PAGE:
In our project based organizations, we serve in uber-diverse work groups. Not only are our team members from many different parts of the globe, they rarely all work for the same team.
An organization may start a project with a small group of internal staff members. That internal team may consist of a contractor or two to augment the staff. They then call in a consulting group to provide expertise and assistance. That firm may have a few contractors of their own.
As the project commences, a “we vs. they” mentality can sometimes develop. The consulting firm has proprietary information that they can share with the client personnel, but contractors are treated as competitors.
The client has information that they only share internally. Before you know it, every time someone sends or replies to an email, they have to stop and consider who the recipient list should be and who should be kept out of the loop.
A project manager should take great efforts to make sure that every stakeholder on the project feels like part of the team and is included in all necessary project information
Have everyone sign non-disclosure agreements
Some would argue that non-disclosure agreements are unenforceable. But they do protect companies from trade secrets being shared outside. They also make the team member aware that you are concerned about information being shared and that you are watching. It will make them think twice about sharing information, knowing that they have signed a legal document.
An organization that brings in a consulting firm needs to make that firm aware that the project is owned by the organization. The consulting firm will be expected to share any information the organization needs shared, with whomever the organization needs it shared with.
Subcontractors, no matter who they are contracting with, should be made aware of the expectations for communication. Internal employees should look at consultants and subcontractors as team members and share all project related information regardless of their affiliation.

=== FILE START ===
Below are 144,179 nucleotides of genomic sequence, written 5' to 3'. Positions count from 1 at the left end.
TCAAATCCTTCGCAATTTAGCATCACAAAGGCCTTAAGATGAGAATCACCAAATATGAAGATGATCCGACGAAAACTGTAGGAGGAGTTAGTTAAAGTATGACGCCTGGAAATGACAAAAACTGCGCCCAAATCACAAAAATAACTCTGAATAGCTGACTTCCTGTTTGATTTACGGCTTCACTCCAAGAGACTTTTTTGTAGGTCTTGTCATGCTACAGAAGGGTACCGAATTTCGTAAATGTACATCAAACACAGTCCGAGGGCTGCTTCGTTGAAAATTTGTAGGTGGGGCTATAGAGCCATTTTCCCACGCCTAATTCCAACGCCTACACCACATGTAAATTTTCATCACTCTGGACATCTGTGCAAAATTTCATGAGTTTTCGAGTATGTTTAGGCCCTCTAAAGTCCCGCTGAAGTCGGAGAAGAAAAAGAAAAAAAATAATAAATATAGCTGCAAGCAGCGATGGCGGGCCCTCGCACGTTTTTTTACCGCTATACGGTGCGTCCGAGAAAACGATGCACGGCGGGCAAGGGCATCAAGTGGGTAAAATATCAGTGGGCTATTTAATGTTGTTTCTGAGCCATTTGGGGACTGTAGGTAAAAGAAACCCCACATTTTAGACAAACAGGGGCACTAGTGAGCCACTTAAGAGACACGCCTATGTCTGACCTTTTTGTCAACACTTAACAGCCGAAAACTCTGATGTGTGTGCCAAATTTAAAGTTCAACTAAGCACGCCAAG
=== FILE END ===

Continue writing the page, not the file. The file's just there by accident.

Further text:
When groups of people on a project start sharing information with only certain factions within the group, people begin to distrust. People begin to wonder what is not being shared. If they overhear someone saying, “I got that email you sent to us,” and they didn’t receive the email, they begin to wonder if they have all of the information they need to be successful on the project.
Try to be inclusive, even if they don’t need to know everything that is sent out. It might be helpful to start an email saying, “This information is for <group of people>. This message is just an FYI for anyone else on this distribution.”
That lets people know that they don’t have to do anything and that they are being kept in the loop. There is no reason to distrust.
Create email distribution lists
Sometimes, information has to stay confidential. Consulting firms need to discuss billing rates or hours. Permanent employees of the organization have internal information that is not related to the project. In these cases, it may be best to create email distribution lists with those groups. It is then helpful to start the emails with a statement saying, “This is being sent only to internal employees of the organization because of the confidentiality of the information.” This makes the recipients know not to discuss it in front of everyone.
One of the most important aspects of developing a cohesive team is developing trust. If people begin suspecting that information is being kept from them, they may begin to develop distrust.
It is important for a project manager to make sure all information that can be shared is being shared. Nobody likes to know that they aren’t privy to secrets that their team mates have.
How do you include everyone on the project?
If you would like to learn more about a career in Project Management, get Lew’s book Project Management 101: 101 Tips for Success in Project Management on Amazon.
Please feel free to provide feedback in the comments section below.
Image courtesy of ambro at FreeDigitalPhotos.net